• Heating and air conditioning: Winters in Philly can be very cold, so be sure to find a place with proper heating. You should also ensure your new home or apartment has air conditioning, as summers can be humid and hot. 
  • Washers and dryers: Find a place with an in-unit washer and dryer, as laundromats may be hard to find and inconvenient to use.
  • Utility costs: Factor in costs like electricity, cable, water, sewage, trash and other essential utilities. You’ll want to make sure you can afford the cost of living in your new home.

For those wondering where to look for apartments in Philadelphia, remember that it all depends on your budget, specific needs, work location and lifestyle preferences. However, you can effortlessly search online and use filters to find exactly what you need. Check for apartments and homes on websites like:

  • Zillow
  • Apartmentlist
  • Trulia
  • Redfin
  • Apartment Guide
  • Craigslist

Here are four other things to consider when finding an apartment in Philadelphia:

1. Work With Rental Agents

You’ll want to understand how to work with rental agents in the Philadelphia area. Many agents in Philadelphia don’t require a fee from their clients because apartment owners typically cover the cost of fees to find tenants. You might be charged a small fee for their services and time if you choose a rental agent that searches several options for you. If the apartment owner doesn’t pay the rental agent, you’ll also be required to pay a fee. 

Working with rental agents is always optional. However, it can be helpful, especially if you aren’t familiar with the area.

2. Understand the Competitive Market

The apartment and home market in Philadelphia can be very competitive. With over a million residents in the city, it can be challenging to find an excellent place to live and set up shop. 

However, with the slight decrease in population since 2020, you might have an easier time finding an apartment in the coming months. Explore the market to see what areas might offer more openings and available homes for rent or sale. 

3. Find What You Need to Rent

Living in certain rentals in Philadelphia involves specific qualifications, budgets and items. If you plan to rent rather than buy a home, you’ll want to be prepared for every outcome while bringing suitable materials to leasing meetings and application agreements. Here are a few things you need to rent in Philly:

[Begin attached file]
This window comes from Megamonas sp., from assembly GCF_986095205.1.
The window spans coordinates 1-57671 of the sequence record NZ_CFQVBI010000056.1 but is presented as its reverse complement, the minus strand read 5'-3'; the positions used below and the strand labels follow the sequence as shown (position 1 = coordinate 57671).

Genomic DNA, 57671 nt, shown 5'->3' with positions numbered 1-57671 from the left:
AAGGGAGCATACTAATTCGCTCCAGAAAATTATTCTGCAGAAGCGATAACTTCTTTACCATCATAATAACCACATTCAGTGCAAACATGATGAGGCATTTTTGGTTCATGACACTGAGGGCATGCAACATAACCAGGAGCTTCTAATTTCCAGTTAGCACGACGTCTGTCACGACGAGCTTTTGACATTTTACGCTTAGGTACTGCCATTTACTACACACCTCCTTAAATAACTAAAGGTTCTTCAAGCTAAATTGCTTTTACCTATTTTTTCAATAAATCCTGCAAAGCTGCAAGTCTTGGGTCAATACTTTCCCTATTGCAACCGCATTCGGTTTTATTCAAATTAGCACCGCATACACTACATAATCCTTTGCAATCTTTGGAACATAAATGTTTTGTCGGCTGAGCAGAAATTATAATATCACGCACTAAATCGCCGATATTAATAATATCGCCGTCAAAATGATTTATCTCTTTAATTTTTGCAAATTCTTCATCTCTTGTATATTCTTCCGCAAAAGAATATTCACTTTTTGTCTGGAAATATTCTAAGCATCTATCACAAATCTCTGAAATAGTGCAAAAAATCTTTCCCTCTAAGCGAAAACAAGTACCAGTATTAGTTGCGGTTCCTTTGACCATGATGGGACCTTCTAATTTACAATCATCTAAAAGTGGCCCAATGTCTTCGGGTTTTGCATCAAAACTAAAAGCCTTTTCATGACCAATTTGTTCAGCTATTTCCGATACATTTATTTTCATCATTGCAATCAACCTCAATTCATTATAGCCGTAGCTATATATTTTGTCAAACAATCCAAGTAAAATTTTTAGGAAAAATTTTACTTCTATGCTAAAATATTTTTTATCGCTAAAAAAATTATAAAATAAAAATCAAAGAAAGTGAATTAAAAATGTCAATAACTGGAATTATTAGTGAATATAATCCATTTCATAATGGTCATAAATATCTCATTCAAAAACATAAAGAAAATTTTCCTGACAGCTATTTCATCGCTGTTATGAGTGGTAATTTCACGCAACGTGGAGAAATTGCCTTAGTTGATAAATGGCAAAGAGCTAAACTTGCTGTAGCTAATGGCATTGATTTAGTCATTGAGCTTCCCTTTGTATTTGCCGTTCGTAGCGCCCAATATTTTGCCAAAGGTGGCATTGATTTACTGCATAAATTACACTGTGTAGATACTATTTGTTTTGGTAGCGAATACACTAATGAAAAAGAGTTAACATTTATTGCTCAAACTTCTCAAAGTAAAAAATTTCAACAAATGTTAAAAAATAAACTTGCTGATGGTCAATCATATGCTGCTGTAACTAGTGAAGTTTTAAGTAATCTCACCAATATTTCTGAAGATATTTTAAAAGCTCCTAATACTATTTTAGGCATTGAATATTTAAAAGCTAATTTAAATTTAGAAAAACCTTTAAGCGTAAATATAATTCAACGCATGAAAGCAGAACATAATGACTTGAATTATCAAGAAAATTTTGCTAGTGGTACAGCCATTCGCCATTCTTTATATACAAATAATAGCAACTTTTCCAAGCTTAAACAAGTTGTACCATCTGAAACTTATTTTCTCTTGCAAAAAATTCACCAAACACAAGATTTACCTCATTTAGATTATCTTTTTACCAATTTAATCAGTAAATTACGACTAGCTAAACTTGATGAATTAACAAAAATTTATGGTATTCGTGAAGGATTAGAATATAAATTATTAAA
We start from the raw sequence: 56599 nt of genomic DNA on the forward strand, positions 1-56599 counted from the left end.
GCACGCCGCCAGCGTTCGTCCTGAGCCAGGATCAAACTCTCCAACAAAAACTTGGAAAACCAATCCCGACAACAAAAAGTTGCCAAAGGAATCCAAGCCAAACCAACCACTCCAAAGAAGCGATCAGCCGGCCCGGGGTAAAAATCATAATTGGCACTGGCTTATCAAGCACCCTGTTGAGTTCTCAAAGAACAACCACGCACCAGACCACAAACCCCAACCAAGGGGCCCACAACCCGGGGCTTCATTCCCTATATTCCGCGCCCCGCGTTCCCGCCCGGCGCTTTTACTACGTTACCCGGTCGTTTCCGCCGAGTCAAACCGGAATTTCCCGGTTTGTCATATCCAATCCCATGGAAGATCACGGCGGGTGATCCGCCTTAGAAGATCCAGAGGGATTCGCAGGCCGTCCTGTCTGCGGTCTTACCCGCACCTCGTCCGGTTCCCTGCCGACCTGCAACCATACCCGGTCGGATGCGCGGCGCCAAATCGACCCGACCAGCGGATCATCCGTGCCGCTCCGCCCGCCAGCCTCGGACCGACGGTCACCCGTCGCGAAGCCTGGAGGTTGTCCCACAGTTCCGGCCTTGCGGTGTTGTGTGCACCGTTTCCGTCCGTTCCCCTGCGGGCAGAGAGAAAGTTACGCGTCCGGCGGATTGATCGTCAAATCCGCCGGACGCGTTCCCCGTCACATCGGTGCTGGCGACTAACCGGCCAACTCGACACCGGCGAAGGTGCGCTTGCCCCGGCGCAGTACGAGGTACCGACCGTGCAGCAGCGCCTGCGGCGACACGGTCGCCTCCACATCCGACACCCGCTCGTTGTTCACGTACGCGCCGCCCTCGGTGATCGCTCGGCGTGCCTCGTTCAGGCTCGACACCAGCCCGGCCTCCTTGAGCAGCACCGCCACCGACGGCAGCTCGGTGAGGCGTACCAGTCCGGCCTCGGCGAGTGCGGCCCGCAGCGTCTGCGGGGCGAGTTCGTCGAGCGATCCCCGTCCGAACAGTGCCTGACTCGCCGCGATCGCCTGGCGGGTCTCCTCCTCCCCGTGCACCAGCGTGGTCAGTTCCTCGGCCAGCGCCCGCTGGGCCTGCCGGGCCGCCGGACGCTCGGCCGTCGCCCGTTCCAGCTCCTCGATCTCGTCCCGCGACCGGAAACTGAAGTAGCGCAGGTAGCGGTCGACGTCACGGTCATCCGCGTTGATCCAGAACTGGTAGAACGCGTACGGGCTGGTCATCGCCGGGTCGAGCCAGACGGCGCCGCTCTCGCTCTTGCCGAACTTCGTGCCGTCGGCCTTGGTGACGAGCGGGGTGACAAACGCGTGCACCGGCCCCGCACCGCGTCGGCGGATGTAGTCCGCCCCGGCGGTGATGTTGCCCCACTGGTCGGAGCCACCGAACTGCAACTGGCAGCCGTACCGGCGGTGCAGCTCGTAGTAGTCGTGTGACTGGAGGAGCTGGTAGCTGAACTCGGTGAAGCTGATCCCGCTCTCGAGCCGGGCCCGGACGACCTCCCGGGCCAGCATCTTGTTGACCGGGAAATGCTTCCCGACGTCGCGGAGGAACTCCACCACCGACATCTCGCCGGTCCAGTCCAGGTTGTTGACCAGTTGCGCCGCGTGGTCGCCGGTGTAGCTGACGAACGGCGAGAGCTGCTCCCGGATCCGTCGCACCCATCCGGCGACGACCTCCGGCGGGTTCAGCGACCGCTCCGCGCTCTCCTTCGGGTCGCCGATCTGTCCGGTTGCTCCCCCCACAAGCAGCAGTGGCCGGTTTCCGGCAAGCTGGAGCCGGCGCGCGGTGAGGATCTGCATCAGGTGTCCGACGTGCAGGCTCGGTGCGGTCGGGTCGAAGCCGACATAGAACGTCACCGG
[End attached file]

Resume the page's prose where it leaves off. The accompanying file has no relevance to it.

• Social Security number: When applying for rental properties, bring your social security number or have it memorized. Many landlords use the number to check your credit and run background checks. 
  • Proof of income: Most landlords require proof of income to be sure you can afford the rent and utilities. You will often be required to show pay stubs, offer letters or bank statements as documentation. 
  • Deposits: Some landlords and rental agencies may require a first and last month’s rent deposit as well as a security deposit. Pets generally incur additional fees. These payments ensure you are covered for the first few months of rent and won’t break your contract.
  • Landlord requirements: Many landlords in Philadelphia are bound by legal requirements which you can ensure they follow. Many apply to home utilities or electricity regulations.

4. Consider the Suburbs

Many areas near Philadelphia have wonderful suburbs to explore if you don’t want to live directly in the city. You can commute by train or car an hour or so into the city using the SEPTA train. You can even commute in from New Jersey or take the PATCO train.


Before you move, try to calculate the cost of moving, including — rental vans, new furniture, groceries, security deposits and rental applications. Consider a few other things before preparing to move:

  • Permits: Philadelphia often requires moving permits for vans or trucks that might be left in the street during moving day. You can easily apply online for convenience.
  • Furniture size: Pay attention to your furniture size, as many Philadelphia buildings are old and might have narrow doors and walkways.
  • Moving companies: Consider whether or not you plan to hire a moving company to help you with furniture and boxes. You’ll want to schedule a date with the company a few weeks before your moving day.
  • Car shipping: You might need to ship your car depending on the location you are moving from. Consider a car shipping company that can easily transport your vehicle across the states.
The Best Time Of Year to Move to Philadelphia

After the Move

After you move to Philadelphia, there are a few steps you should take: